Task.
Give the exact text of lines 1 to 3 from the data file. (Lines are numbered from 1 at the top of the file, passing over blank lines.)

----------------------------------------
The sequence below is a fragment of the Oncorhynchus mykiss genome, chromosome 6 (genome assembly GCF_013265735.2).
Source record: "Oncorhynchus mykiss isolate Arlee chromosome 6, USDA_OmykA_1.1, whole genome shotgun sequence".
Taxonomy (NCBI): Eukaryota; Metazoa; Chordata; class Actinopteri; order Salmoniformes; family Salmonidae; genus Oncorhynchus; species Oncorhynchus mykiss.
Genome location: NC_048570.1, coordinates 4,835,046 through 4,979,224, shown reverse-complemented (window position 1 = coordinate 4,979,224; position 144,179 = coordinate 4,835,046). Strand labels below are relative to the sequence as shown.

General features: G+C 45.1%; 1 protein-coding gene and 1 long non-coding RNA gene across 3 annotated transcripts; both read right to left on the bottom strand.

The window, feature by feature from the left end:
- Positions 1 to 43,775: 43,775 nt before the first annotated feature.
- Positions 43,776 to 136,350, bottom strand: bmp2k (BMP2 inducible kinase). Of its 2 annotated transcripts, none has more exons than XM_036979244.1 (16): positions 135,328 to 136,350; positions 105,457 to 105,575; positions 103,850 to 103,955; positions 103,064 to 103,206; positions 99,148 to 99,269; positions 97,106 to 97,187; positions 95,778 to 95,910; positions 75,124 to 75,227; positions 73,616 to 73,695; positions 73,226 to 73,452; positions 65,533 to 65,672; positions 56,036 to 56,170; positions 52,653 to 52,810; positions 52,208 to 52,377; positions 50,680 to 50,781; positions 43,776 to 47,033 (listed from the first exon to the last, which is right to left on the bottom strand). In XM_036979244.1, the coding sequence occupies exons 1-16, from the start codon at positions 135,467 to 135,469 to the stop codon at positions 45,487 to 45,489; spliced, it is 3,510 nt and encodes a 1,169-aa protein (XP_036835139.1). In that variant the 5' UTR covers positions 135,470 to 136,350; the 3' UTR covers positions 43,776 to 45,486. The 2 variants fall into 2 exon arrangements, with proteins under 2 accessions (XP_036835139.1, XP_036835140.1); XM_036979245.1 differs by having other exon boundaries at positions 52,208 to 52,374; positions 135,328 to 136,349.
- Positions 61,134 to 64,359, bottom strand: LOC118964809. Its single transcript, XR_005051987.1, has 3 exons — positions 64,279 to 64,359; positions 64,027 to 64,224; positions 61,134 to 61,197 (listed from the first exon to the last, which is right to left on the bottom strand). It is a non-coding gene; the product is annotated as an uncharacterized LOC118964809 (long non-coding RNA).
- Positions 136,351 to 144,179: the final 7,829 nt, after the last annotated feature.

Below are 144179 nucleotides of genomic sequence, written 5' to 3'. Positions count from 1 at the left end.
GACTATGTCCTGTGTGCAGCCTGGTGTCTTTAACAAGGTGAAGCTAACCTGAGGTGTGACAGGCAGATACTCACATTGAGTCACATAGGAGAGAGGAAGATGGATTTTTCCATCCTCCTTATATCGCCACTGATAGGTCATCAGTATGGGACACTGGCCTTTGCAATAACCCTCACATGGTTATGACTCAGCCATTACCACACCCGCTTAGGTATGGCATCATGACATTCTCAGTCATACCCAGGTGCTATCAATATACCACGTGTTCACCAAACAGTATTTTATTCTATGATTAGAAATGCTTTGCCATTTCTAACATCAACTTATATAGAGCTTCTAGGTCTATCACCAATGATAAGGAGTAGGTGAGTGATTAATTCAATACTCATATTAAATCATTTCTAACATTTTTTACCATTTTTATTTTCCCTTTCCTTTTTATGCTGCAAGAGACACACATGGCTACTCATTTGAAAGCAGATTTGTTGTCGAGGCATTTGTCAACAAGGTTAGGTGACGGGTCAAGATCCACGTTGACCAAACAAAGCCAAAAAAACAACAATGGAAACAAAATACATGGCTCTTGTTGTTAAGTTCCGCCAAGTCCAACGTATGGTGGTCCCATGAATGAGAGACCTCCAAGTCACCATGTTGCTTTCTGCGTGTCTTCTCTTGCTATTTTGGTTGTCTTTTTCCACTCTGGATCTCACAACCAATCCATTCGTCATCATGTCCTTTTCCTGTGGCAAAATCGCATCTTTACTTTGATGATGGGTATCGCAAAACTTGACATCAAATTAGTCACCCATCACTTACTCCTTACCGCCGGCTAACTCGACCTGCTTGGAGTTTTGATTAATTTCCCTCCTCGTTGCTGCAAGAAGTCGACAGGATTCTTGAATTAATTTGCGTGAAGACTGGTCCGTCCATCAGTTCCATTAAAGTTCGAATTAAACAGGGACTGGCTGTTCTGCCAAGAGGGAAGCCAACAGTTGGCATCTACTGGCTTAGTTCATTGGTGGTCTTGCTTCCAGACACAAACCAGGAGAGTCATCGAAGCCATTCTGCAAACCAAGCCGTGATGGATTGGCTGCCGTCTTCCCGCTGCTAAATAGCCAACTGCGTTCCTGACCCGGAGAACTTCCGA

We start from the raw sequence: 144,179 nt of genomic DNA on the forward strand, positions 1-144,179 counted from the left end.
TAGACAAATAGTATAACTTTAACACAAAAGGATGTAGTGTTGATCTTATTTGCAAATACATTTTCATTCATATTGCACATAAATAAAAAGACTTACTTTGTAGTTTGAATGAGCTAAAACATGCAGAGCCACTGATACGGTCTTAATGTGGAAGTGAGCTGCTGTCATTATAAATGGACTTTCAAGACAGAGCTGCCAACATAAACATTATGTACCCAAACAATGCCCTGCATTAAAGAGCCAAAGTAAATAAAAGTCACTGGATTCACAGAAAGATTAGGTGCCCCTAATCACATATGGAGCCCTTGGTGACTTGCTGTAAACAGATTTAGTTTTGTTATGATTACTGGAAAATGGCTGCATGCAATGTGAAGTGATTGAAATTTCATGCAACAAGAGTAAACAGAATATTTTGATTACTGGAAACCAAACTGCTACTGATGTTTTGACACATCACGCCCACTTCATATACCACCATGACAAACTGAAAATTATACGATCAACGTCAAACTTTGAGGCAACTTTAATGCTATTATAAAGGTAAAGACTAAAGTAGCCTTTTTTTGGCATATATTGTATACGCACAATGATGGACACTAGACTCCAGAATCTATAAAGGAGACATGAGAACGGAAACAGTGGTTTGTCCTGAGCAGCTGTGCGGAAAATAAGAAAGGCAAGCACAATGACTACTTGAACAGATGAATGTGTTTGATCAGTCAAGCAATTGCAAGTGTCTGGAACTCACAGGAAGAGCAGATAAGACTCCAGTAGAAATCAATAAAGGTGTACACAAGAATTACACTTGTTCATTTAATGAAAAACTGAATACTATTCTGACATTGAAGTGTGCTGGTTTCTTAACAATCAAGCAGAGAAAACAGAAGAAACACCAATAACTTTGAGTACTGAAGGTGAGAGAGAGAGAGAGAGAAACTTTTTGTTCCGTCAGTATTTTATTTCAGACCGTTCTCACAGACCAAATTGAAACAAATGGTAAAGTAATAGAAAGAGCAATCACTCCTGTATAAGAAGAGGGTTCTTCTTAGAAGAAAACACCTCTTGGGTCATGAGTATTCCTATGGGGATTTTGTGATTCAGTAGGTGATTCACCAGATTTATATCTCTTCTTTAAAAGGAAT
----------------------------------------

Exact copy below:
The sequence below is a fragment of the Oncorhynchus mykiss genome, chromosome 6 (genome assembly GCF_013265735.2).
Source record: "Oncorhynchus mykiss isolate Arlee chromosome 6, USDA_OmykA_1.1, whole genome shotgun sequence".
Taxonomy (NCBI): Eukaryota; Metazoa; Chordata; class Actinopteri; order Salmoniformes; family Salmonidae; genus Oncorhynchus; species Oncorhynchus mykiss.